The Hind and the Panther is a long poem in three parts totaling 2,592 lines. In this poem, John Dryden employs his favorite verse form, the heroic couplet. Taken as a whole, The Hind and the Panther is an allegorical and argumentative treatment of the religious conflicts that took place in England during the reign of King James II. More specifically, the poem is a defense of the Catholic faith and of Dryden’s conversion to Catholicism in 1685. The hind of the poem’s title is an allegorical deer representing the Catholic church, while the panther represents the Anglican church.
In part 1 of The Hind and the Panther, Dryden introduces the various religious factions of his time as allegorical beasts. Thus, the bear represents religious independents, the hare represents Quakers, the ape represents atheists, the boar represents Baptists, the fox represents Unitarians, and the wolf represents Presbyterians. The fox and the wolf are described with special satiric intensity. Also in part 1, Dryden includes a moving and beautifully expressed confession of his own religious faith. Part 1 concludes with a meeting between the Catholic hind and the Anglican panther, which sets the stage for part 2.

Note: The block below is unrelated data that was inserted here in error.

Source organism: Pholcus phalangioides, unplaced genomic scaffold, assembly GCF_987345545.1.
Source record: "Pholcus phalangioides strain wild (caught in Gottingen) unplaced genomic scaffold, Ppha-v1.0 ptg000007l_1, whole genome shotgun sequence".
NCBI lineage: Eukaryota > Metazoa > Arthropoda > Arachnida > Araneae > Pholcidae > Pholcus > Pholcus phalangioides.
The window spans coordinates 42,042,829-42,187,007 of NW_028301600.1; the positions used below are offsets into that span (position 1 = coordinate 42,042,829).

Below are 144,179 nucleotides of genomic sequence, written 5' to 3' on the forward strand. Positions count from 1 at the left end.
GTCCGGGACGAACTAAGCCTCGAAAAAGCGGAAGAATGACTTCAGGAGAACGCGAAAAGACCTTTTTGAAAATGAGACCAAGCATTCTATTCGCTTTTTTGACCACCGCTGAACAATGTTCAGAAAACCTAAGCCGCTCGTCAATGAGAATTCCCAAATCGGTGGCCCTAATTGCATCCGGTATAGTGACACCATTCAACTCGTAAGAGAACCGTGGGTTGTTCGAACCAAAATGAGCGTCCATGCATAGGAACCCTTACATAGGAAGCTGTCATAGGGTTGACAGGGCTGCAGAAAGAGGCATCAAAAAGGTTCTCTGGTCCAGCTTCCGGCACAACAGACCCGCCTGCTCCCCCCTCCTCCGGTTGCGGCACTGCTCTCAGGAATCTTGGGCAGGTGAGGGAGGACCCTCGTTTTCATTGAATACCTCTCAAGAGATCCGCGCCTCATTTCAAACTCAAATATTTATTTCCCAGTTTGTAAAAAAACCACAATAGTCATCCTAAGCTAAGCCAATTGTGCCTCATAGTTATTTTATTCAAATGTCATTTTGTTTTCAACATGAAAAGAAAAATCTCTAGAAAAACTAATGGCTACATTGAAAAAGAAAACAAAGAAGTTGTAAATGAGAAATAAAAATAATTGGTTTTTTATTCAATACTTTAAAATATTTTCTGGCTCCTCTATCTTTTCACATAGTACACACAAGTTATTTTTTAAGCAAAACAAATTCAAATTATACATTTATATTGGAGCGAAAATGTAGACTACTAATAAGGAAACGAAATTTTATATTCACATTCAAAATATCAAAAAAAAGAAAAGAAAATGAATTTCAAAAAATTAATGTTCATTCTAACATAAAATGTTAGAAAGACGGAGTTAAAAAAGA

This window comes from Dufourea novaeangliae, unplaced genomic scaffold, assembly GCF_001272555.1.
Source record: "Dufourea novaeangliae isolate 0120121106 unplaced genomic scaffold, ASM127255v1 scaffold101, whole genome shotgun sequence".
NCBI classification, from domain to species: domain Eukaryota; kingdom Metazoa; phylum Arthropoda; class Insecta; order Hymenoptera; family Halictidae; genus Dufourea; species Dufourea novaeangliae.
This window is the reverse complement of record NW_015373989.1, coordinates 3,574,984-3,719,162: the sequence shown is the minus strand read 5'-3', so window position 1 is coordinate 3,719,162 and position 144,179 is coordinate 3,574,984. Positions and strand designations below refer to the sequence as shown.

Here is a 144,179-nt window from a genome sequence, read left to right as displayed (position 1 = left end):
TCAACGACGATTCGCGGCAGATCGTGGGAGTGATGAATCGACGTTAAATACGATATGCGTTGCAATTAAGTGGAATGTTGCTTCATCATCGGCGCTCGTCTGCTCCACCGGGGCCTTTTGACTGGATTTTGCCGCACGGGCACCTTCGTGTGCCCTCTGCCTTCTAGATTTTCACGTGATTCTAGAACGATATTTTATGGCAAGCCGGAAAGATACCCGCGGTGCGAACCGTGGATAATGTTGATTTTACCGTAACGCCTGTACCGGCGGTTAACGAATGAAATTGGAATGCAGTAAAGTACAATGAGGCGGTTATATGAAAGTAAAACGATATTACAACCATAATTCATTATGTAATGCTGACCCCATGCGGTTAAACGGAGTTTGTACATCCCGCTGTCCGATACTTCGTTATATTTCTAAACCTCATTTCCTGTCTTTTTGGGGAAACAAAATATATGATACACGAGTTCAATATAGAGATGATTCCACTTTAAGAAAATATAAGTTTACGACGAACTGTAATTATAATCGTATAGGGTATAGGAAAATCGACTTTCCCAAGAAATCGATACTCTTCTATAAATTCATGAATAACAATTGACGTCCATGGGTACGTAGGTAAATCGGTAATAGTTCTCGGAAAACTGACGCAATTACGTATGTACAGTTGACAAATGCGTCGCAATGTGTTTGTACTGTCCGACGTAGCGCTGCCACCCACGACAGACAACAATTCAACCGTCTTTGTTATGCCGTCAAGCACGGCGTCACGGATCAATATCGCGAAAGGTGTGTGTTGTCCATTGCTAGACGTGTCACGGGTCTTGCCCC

Part 2 is essentially a vigorous debate between the hind and the panther in which the main differences between Catholicism and Anglicanism are argued in verse of great power and discursive clarity. The issues discussed include church authority, biblical interpretation, the value of Catholic oral tradition, the Catholic doctrine of infallibility, and the 1673 Test Act, which prevented Catholics from being appointed to important state positions. Consistent with the general purpose of the poem, the Catholic positions are expressed with overwhelmingly persuasive force.